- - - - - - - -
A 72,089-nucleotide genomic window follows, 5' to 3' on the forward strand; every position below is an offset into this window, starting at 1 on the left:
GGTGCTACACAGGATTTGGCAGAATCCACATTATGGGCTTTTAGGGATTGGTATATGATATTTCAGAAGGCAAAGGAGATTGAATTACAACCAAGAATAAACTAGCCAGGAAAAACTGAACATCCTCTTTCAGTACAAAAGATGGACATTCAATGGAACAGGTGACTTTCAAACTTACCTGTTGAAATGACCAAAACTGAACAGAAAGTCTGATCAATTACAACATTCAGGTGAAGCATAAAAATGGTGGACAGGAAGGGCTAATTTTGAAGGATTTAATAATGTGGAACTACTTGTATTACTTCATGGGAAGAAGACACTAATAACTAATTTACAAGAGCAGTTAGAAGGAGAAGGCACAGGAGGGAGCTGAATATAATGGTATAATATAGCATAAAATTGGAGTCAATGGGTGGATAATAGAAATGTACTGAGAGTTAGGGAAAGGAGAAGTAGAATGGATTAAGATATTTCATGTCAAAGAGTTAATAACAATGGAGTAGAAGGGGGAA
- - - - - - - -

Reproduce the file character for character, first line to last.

A 72,089-nucleotide genomic window follows, 5' to 3' on the forward strand; every position below is an offset into this window, starting at 1 on the left:
GGTGCTACACAGGATTTGGCAGAATCCACATTATGGGCTTTTAGGGATTGGTATATGATATTTCAGAAGGCAAAGGAGATTGAATTACAACCAAGAATAAACTAGCCAGGAAAAACTGAACATCCTCTTTCAGTACAAAAGATGGACATTCAATGGAACAGGTGACTTTCAAACTTACCTGTTGAAATGACCAAAACTGAACAGAAAGTCTGATCAATTACAACATTCAGGTGAAGCATAAAAATGGTGGACAGGAAGGGCTAATTTTGAAGGATTTAATAATGTGGAACTACTTGTATTACTTCATGGGAAGAAGACACTAATAACTAATTTACAAGAGCAGTTAGAAGGAGAAGGCACAGGAGGGAGCTGAATATAATGGTATAATATAGCATAAAATTGGAGTCAATGGGTGGATAATAGAAATGTACTGAGAGTTAGGGAAAGGAGAAGTAGAATGGATTAAGATATTTCATGTCAAAGAGTTAATAACAATGGAGTAGAAGGGGGAA